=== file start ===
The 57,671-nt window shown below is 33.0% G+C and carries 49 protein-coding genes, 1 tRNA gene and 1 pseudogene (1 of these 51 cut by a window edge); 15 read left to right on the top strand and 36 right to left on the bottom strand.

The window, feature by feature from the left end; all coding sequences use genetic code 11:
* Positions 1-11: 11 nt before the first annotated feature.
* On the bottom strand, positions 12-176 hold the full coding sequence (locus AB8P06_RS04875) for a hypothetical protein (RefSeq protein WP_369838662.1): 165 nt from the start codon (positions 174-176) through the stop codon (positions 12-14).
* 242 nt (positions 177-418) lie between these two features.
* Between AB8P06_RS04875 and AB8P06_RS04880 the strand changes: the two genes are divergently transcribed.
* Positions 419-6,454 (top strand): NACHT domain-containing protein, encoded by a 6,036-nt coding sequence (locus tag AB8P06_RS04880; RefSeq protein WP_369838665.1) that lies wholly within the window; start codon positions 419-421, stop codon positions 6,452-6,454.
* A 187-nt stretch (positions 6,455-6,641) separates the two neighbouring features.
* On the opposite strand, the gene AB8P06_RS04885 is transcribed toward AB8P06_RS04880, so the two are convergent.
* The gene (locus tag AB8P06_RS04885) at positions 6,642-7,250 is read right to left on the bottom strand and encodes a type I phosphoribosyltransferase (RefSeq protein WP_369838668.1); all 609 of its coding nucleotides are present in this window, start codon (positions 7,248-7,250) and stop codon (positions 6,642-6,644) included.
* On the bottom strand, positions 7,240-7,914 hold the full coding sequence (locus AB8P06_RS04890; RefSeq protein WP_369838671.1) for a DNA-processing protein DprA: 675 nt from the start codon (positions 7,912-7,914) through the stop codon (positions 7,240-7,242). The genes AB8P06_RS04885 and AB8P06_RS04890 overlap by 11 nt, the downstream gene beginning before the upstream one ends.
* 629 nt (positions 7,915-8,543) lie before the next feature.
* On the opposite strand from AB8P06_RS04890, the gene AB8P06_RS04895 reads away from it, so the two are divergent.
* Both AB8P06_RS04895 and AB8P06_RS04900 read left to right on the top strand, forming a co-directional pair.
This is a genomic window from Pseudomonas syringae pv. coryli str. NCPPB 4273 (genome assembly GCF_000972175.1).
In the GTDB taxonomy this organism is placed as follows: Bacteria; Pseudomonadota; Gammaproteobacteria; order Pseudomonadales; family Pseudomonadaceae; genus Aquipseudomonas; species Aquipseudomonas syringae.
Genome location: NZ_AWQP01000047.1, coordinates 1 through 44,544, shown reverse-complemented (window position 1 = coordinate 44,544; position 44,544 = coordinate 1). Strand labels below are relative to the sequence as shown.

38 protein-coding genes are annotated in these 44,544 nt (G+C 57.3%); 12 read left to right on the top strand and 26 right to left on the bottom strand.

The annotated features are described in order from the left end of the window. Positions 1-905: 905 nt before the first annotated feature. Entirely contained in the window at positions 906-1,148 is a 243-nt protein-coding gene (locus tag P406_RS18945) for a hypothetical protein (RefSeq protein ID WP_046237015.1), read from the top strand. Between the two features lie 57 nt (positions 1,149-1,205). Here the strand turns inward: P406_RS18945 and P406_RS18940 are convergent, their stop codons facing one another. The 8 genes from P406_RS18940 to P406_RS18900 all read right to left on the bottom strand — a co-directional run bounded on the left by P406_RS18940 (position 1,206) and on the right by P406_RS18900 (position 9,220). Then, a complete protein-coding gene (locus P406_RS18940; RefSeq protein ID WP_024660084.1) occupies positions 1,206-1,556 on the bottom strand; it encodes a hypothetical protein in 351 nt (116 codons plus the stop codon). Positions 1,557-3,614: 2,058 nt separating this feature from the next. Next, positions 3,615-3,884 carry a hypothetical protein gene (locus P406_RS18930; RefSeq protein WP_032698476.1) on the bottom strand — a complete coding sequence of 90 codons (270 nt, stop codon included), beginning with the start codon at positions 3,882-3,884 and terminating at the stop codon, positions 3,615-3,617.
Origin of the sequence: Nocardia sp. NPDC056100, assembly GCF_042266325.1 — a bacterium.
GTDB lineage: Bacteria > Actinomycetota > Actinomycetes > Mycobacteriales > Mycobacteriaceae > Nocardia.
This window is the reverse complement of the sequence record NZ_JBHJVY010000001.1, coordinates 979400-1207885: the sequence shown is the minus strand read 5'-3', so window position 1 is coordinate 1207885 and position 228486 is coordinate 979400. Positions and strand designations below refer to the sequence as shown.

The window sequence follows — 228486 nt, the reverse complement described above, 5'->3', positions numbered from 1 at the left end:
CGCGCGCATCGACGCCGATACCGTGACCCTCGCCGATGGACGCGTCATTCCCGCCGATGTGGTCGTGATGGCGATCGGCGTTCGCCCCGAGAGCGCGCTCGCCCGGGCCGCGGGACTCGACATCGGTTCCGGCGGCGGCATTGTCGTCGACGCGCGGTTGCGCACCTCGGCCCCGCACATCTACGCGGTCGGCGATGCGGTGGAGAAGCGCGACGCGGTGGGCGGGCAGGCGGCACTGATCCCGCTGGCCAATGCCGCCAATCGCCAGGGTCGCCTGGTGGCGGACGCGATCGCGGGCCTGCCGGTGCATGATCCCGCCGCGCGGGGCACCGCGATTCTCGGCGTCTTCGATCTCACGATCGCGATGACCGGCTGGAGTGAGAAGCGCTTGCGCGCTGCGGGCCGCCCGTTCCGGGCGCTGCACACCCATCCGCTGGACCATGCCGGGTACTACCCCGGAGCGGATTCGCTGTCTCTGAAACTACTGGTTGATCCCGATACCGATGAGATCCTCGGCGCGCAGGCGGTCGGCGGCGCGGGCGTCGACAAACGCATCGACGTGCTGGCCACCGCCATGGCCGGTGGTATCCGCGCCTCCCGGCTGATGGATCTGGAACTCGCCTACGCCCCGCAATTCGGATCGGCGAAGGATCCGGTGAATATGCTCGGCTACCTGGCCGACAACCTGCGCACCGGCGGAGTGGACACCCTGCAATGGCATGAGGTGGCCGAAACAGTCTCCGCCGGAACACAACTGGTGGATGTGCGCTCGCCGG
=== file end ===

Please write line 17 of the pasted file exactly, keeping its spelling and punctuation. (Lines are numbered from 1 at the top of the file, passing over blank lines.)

Genome location: NZ_AWQP01000047.1, coordinates 1 through 44,544, shown reverse-complemented (window position 1 = coordinate 44,544; position 44,544 = coordinate 1). Strand labels below are relative to the sequence as shown.